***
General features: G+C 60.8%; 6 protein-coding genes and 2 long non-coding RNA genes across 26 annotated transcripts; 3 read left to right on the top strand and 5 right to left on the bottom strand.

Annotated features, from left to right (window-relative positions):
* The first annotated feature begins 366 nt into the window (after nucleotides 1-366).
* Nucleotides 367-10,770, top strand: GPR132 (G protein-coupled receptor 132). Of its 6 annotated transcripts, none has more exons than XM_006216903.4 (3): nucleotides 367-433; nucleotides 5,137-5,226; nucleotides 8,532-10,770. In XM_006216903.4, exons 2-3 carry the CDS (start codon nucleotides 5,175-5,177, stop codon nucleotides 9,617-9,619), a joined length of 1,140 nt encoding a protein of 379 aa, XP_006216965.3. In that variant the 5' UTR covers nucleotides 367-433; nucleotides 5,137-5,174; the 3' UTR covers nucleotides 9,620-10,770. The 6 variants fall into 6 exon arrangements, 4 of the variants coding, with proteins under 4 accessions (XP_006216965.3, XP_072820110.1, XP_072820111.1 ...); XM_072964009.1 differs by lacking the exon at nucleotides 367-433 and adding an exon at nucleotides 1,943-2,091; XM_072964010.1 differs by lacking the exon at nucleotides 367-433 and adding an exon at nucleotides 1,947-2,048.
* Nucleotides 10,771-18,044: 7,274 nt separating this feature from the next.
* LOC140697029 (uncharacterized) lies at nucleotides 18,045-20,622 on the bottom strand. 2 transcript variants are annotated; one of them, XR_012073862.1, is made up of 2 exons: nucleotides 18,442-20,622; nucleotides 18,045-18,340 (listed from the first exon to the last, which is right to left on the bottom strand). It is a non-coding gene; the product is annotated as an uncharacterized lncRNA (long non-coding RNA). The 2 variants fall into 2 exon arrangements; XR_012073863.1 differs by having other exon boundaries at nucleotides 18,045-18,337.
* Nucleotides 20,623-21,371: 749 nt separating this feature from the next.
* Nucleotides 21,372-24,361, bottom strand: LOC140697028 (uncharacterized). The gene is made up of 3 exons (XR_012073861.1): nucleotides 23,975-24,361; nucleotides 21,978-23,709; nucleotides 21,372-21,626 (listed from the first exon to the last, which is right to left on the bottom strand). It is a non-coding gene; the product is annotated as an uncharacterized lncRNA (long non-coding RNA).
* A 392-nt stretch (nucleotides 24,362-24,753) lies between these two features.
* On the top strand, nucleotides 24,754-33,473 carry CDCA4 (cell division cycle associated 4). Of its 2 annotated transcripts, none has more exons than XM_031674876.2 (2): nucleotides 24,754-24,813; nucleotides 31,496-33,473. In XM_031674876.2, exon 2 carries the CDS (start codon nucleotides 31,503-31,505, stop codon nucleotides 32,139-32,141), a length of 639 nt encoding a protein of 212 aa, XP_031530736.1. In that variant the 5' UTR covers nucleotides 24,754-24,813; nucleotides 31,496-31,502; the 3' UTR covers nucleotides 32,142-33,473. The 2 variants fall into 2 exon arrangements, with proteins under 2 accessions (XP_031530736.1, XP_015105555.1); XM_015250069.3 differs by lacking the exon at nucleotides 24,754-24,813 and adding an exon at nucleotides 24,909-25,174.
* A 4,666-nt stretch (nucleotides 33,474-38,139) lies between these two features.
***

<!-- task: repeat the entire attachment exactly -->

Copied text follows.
General features: G+C 60.8%; 6 protein-coding genes and 2 long non-coding RNA genes across 26 annotated transcripts; 3 read left to right on the top strand and 5 right to left on the bottom strand.

Annotated features, from left to right (window-relative positions):
* The first annotated feature begins 366 nt into the window (after nucleotides 1-366).
* Nucleotides 367-10,770, top strand: GPR132 (G protein-coupled receptor 132). Of its 6 annotated transcripts, none has more exons than XM_006216903.4 (3): nucleotides 367-433; nucleotides 5,137-5,226; nucleotides 8,532-10,770. In XM_006216903.4, exons 2-3 carry the CDS (start codon nucleotides 5,175-5,177, stop codon nucleotides 9,617-9,619), a joined length of 1,140 nt encoding a protein of 379 aa, XP_006216965.3. In that variant the 5' UTR covers nucleotides 367-433; nucleotides 5,137-5,174; the 3' UTR covers nucleotides 9,620-10,770. The 6 variants fall into 6 exon arrangements, 4 of the variants coding, with proteins under 4 accessions (XP_006216965.3, XP_072820110.1, XP_072820111.1 ...); XM_072964009.1 differs by lacking the exon at nucleotides 367-433 and adding an exon at nucleotides 1,943-2,091; XM_072964010.1 differs by lacking the exon at nucleotides 367-433 and adding an exon at nucleotides 1,947-2,048.
* Nucleotides 10,771-18,044: 7,274 nt separating this feature from the next.
* LOC140697029 (uncharacterized) lies at nucleotides 18,045-20,622 on the bottom strand. 2 transcript variants are annotated; one of them, XR_012073862.1, is made up of 2 exons: nucleotides 18,442-20,622; nucleotides 18,045-18,340 (listed from the first exon to the last, which is right to left on the bottom strand). It is a non-coding gene; the product is annotated as an uncharacterized lncRNA (long non-coding RNA). The 2 variants fall into 2 exon arrangements; XR_012073863.1 differs by having other exon boundaries at nucleotides 18,045-18,337.
* Nucleotides 20,623-21,371: 749 nt separating this feature from the next.
* Nucleotides 21,372-24,361, bottom strand: LOC140697028 (uncharacterized). The gene is made up of 3 exons (XR_012073861.1): nucleotides 23,975-24,361; nucleotides 21,978-23,709; nucleotides 21,372-21,626 (listed from the first exon to the last, which is right to left on the bottom strand). It is a non-coding gene; the product is annotated as an uncharacterized lncRNA (long non-coding RNA).
* A 392-nt stretch (nucleotides 24,362-24,753) lies between these two features.
* On the top strand, nucleotides 24,754-33,473 carry CDCA4 (cell division cycle associated 4). Of its 2 annotated transcripts, none has more exons than XM_031674876.2 (2): nucleotides 24,754-24,813; nucleotides 31,496-33,473. In XM_031674876.2, exon 2 carries the CDS (start codon nucleotides 31,503-31,505, stop codon nucleotides 32,139-32,141), a length of 639 nt encoding a protein of 212 aa, XP_031530736.1. In that variant the 5' UTR covers nucleotides 24,754-24,813; nucleotides 31,496-31,502; the 3' UTR covers nucleotides 32,142-33,473. The 2 variants fall into 2 exon arrangements, with proteins under 2 accessions (XP_031530736.1, XP_015105555.1); XM_015250069.3 differs by lacking the exon at nucleotides 24,754-24,813 and adding an exon at nucleotides 24,909-25,174.
* A 4,666-nt stretch (nucleotides 33,474-38,139) lies between these two features.